* Fiat Chrysler Q2 EBIT down 10 pct to 961 mln euros
* Results hit by weak Latin America, disappointing N.
* Says Europe stabilising, but overcapacity remains
(Recasts after conference call, adds analyst's comment, updates
By Agnieszka Flak
MILAN, July 30 Fiat plans to review its
leasing and sales incentive practices in North America to boost
margins in the region as it seeks to meet its global full-year
targets despite persistent weakness in Latin America and further
losses in Europe.
The North American operations, dominated by Chrysler, the
third-largest U.S. carmaker which Fiat now fully owns, have
become an increasingly important profit centre for Fiat after
its business in Europe was hit by a six-year market slump and
now make up more than half of the group's global sales.
But second-quarter operating profit in the region fell 18
percent despite a 7 percent rise in sales, hit by higher
incentives put in place to sell older Chrysler models and a
higher proportion of leasing deals, which offer lower margins
than retail sales to individual customers.
Costs related to the launch of the new Jeep Cherokee and
Chrysler 200 models also hit first-half earnings, but no similar
costs are expected in the second half of the year.
"One of the big drivers for the improvement in the second
half of the year has to be (North America) and those are the
things we need to go after," Chief Financial Officer Richard
Palmer told analysts in a post-results conference call.
"There is some opportunity to improve our margins in the
second half of the year as we look at the commercial policy of
those items," he added.
Fiat Chrysler reaffirmed all of its full-year targets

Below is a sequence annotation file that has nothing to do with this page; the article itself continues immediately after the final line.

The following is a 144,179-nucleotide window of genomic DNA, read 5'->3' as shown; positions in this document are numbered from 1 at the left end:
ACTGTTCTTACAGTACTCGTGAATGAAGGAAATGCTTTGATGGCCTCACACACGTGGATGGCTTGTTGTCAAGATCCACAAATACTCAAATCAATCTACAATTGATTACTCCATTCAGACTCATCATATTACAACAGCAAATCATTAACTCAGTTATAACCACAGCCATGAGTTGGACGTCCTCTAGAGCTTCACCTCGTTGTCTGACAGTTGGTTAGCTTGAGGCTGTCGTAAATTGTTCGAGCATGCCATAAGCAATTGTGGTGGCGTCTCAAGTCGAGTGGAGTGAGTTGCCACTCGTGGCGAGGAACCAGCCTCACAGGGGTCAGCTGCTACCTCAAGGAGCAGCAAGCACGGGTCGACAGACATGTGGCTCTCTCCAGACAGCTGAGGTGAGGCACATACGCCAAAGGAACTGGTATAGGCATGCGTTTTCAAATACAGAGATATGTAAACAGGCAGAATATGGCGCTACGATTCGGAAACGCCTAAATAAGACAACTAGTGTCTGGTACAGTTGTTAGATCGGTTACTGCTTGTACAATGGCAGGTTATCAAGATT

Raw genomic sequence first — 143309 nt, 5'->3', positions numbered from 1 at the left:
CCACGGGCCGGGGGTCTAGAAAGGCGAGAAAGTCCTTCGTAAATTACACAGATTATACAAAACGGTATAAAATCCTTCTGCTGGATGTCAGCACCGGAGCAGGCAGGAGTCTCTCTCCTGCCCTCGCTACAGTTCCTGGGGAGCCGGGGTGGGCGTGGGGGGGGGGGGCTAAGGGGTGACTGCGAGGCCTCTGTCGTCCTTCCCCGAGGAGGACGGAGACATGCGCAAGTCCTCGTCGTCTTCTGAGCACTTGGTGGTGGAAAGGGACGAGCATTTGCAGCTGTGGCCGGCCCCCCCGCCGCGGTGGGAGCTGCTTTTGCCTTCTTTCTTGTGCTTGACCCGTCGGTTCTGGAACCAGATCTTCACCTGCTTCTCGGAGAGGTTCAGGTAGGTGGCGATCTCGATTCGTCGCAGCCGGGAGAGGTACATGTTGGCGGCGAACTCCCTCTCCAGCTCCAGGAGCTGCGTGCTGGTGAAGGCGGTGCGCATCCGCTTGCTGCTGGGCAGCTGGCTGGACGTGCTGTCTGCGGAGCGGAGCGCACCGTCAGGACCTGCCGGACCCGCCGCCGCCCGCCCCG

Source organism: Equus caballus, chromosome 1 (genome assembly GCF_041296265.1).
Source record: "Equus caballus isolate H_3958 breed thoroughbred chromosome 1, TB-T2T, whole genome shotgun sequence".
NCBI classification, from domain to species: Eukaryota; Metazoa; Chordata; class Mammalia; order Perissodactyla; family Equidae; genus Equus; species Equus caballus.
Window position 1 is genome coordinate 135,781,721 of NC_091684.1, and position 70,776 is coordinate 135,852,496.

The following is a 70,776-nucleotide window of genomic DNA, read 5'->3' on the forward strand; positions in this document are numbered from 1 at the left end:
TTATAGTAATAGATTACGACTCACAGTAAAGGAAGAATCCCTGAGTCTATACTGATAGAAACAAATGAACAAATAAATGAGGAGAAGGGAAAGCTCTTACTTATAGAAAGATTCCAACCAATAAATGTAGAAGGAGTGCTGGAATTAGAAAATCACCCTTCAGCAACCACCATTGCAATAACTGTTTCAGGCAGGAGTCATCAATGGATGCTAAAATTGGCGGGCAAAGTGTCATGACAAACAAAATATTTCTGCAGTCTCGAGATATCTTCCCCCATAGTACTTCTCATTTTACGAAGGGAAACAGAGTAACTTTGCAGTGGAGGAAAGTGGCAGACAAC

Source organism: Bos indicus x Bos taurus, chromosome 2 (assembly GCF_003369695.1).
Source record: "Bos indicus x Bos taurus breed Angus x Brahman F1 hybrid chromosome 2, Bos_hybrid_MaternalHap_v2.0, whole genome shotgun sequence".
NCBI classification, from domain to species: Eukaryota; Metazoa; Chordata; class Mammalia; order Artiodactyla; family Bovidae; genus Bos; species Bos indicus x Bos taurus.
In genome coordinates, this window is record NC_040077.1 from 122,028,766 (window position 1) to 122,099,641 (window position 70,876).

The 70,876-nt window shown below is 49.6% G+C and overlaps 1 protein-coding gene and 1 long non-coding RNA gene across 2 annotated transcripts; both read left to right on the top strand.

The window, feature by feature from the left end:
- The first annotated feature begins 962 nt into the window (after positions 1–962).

earlier on Wednesday and even slightly raised its forecast for
global sales to around 4.7 million vehicles, but analysts had
"We expect many to remain sceptical that it will achieve
these targets, which remain back-end-loaded," said Citi analyst
Philip Watkins in a note.
Fiat is completing a merger with Chrysler to create Fiat
Chrysler Automobiles as it seeks to boost the world's
seventh-largest carmaker's appeal with international investors
and to pave the way for a U.S. share listing for the combined
entity in October this year.
Shareholders will vote on the merger at a meeting on Friday.
The full merger is part of a strategy Fiat unveiled in May,
under which it plans to invest 48 billion euros ($64 billion)
over five years to boost sales by 60 percent and increase net
profit five-fold - all targets analysts said were highly
Fiat Chrysler plans to focus on exports of its Maserati,
Alfa Romeo and Jeep brands to make up for some of the weak
demand in its traditional markets, especially Italy, and
increase its exposure to the more resilient premium brand
Reporting second-quarter results on Wednesday, the Italian
carmaker reported a 10 percent drop in earnings before interest
and taxes (EBIT), including special items, to 961 million euros,
weighed down by a persistently weak market in Latin America, a
region that used to account for a quarter of Fiat's profits.
Analysts were expecting a poor performance in the region,
because of the impact of the strong euro against local
currencies and the end of a car buying incentive programme in
Brazil, but the 23 percent drop in sales there was bigger than
some had expected.
Nevertheless global sales rose 5 percent to 23.3 billion
euros in the three months, boosted by double-digit percentage
increases in Asia and the company's luxury brands, which include
Ferrari and Maserati.
Chief Executive Sergio Marchionne said the European market,
where the group nearly broke even in the quarter helped by sales
of Fiat 500 models, the new Fiat Ducato light truck and Jeeps,
was stabilising, although he warned that overcapacity and cost
pressures were still hurting margins.
Net debt stood at 9.7 billion euros at the end of June, down
from 10 billion at the end of March.
Shares in the company, which have risen 28 percent in the
year to date, closed down 2 percent, underperforming a 1 percent
fall in Milan's main market index.
($1 = 0.7475 euros)
(Additional reporting by Bernie Woodall in Detroit; Editing by